Crafty marking out tips

For the want of better entertainment, I decided to build a garden slide for No. 1 offspring. Just got to the stage where I join the two sides of it together with a dozen or so cross members that will eventually also have the slidey bit on top of them.... so far so good....
The slide surface itself will be laid up using thin laths bent around these (profiled) cross members - thus giving a nice surface with compound curves. Each cross member will be rebated into the sides of the slide in positions chosen to get a nice profile to the slide rather than necessarily evenly spaced. It will be easy enough to get the positioning right "by eye" on the first side. However I then need to transfer each of these rebate positions to the opposite side of the slide reasonably accurately if I am to end up with something not too wonky!
Other than painstakingly measuring each rebate position, reversing it, then drawing it out on the other side - can anyone think of a neat trick for transferring a set of positions from one side to the other?
--
Cheers,

John.

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following the profile line, leaving approx 5mm of the pins above the surface. Cut the heads of all the pins with wire cutters. Offer up the other side & press togther. Separate the two sides, and in the second side you will have a row of small holes. link up the holes to form your reversed profile. Pull out pins from first side before rebating B)
Best of luck Peter
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On Thu, 07 Aug 2003 01:43:00 +0100, John Rumm

I'd make one out of hardboard first and then trace the positions onto both of the final bits of stock when done. This assumes you cutout enough to get most of the shape - or draw edges first, then remove material and draw again - NB will require a couple of dowel holes first to allow for accurate registration of the hardboard "template" each time you progress/modify things!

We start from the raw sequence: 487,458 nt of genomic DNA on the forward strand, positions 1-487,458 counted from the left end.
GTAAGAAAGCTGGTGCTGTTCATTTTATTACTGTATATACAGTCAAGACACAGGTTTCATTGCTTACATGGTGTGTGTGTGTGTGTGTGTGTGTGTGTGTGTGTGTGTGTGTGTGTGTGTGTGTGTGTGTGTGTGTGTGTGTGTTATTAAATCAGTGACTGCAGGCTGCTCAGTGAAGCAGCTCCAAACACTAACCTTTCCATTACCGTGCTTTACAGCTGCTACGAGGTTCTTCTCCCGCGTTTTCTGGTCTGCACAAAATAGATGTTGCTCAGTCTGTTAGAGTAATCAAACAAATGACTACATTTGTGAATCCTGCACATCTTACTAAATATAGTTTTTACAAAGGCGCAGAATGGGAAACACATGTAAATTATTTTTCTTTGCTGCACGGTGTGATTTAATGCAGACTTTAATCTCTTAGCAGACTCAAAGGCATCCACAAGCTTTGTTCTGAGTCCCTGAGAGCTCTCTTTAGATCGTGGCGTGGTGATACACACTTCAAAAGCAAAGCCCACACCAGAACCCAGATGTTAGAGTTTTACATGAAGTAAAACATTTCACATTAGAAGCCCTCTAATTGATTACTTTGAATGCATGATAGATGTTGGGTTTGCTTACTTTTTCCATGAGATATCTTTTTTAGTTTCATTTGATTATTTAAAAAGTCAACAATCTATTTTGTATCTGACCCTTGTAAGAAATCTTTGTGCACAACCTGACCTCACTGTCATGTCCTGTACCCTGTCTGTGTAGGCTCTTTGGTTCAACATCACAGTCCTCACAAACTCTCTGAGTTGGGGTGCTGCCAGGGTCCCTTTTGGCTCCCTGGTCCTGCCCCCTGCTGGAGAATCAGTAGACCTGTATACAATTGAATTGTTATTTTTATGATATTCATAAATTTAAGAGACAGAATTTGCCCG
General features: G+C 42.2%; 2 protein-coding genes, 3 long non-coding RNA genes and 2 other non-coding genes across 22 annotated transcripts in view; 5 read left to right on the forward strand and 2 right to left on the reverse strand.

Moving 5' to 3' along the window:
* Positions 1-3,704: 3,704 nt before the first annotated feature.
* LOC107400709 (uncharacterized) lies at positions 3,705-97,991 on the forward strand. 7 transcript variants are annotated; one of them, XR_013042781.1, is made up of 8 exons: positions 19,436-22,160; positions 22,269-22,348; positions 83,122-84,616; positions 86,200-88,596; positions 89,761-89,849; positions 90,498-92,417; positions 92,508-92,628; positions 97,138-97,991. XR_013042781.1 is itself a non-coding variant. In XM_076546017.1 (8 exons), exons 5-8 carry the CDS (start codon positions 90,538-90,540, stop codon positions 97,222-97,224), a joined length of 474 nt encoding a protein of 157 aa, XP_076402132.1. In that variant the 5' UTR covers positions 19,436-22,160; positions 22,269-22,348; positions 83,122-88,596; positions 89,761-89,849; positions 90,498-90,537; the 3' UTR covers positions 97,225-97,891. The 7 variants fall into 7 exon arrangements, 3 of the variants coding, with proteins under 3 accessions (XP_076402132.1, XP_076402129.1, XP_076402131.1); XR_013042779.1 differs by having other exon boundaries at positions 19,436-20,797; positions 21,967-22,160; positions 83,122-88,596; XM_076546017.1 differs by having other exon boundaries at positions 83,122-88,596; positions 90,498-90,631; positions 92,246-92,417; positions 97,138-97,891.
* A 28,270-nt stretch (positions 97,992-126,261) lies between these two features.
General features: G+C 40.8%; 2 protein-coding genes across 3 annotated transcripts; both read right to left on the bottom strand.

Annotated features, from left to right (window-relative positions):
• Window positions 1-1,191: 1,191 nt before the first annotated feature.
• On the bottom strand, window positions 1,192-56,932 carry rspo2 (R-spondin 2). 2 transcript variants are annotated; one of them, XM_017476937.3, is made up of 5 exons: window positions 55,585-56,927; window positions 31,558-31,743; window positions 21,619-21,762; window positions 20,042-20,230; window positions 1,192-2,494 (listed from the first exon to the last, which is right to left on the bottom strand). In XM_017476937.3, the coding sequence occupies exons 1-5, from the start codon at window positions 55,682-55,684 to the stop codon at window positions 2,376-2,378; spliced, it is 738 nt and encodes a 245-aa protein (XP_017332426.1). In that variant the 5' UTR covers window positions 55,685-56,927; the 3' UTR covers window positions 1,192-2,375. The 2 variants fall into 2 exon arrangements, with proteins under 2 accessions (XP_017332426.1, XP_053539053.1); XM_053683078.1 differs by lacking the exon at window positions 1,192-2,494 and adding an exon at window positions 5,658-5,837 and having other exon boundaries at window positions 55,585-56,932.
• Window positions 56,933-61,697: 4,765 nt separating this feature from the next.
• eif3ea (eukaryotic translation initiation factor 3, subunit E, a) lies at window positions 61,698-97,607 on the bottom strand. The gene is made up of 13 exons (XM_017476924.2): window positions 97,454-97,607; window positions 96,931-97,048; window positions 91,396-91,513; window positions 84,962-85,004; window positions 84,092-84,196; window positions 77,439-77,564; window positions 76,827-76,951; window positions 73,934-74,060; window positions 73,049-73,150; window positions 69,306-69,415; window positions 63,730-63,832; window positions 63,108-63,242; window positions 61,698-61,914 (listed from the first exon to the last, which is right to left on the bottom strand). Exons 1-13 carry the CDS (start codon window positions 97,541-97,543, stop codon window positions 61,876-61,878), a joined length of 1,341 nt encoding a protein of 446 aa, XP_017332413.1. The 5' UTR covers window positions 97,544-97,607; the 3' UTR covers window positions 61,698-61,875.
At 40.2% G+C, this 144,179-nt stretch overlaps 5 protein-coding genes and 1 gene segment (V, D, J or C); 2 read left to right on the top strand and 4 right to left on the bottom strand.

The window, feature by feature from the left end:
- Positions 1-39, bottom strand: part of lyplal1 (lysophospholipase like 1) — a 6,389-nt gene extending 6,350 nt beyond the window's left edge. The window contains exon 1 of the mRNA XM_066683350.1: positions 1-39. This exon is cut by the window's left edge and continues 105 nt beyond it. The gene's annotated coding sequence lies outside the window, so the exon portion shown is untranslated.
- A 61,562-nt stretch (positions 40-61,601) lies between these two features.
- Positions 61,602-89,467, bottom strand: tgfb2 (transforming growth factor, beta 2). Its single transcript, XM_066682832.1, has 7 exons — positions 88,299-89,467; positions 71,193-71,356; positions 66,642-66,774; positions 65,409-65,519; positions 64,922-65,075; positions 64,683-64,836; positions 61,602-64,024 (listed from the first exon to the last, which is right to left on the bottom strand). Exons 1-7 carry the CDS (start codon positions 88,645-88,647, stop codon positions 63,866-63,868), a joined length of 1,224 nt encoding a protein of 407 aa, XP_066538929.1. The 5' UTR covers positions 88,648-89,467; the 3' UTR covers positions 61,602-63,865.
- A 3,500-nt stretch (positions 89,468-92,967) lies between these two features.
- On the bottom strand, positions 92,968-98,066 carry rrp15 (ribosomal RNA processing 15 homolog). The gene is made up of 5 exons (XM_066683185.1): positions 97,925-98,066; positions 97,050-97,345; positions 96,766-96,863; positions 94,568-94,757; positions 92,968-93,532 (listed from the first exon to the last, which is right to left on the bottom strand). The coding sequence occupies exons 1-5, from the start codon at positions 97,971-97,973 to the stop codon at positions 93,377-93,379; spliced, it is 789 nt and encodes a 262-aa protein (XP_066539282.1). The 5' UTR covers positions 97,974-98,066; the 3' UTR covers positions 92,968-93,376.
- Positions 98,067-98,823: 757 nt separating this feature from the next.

That cheapo clear styrene can be good for this sort of work too
Take Care, Gnube {too thick for linux}
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The traditional and best way is to make up a "rod". This is a full size drawing usually on board, and may also be the design drawing in that you can sort out the details full size. You then take measurements off the rod directly by laying on the timber pieces and transferring marks with pencil, set square etc but making sure that you end up with opposite handed pieces as necessary. You get the same thing in other crafts - ship building, steel work etc - where full size drawings are done on the floor with chalk lines and the components put on them for final measuring and cutting. Its as old as the hills - there are ancient 'rods' scratched into floors in greek temples used by masons for columns etc.
cheers
Jacob
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